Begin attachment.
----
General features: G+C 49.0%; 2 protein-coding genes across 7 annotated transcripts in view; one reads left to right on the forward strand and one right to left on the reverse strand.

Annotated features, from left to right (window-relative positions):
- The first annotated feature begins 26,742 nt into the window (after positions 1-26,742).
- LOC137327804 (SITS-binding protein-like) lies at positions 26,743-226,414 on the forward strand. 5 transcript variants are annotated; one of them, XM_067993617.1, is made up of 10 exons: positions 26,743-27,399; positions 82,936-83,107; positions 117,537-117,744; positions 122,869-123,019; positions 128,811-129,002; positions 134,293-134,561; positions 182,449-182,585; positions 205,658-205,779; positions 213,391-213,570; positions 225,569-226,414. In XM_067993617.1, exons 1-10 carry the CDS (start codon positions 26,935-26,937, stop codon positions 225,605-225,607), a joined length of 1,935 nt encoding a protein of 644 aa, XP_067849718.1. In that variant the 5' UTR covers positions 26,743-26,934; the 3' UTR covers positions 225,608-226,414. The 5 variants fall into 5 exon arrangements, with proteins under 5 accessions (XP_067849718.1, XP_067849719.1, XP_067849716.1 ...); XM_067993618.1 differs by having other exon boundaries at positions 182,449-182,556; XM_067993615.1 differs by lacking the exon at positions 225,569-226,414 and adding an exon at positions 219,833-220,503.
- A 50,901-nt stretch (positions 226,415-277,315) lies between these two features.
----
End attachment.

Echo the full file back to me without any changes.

General features: G+C 49.0%; 2 protein-coding genes across 7 annotated transcripts in view; one reads left to right on the forward strand and one right to left on the reverse strand.

Annotated features, from left to right (window-relative positions):
- The first annotated feature begins 26,742 nt into the window (after positions 1-26,742).
- LOC137327804 (SITS-binding protein-like) lies at positions 26,743-226,414 on the forward strand. 5 transcript variants are annotated; one of them, XM_067993617.1, is made up of 10 exons: positions 26,743-27,399; positions 82,936-83,107; positions 117,537-117,744; positions 122,869-123,019; positions 128,811-129,002; positions 134,293-134,561; positions 182,449-182,585; positions 205,658-205,779; positions 213,391-213,570; positions 225,569-226,414. In XM_067993617.1, exons 1-10 carry the CDS (start codon positions 26,935-26,937, stop codon positions 225,605-225,607), a joined length of 1,935 nt encoding a protein of 644 aa, XP_067849718.1. In that variant the 5' UTR covers positions 26,743-26,934; the 3' UTR covers positions 225,608-226,414. The 5 variants fall into 5 exon arrangements, with proteins under 5 accessions (XP_067849718.1, XP_067849719.1, XP_067849716.1 ...); XM_067993618.1 differs by having other exon boundaries at positions 182,449-182,556; XM_067993615.1 differs by lacking the exon at positions 225,569-226,414 and adding an exon at positions 219,833-220,503.
- A 50,901-nt stretch (positions 226,415-277,315) lies between these two features.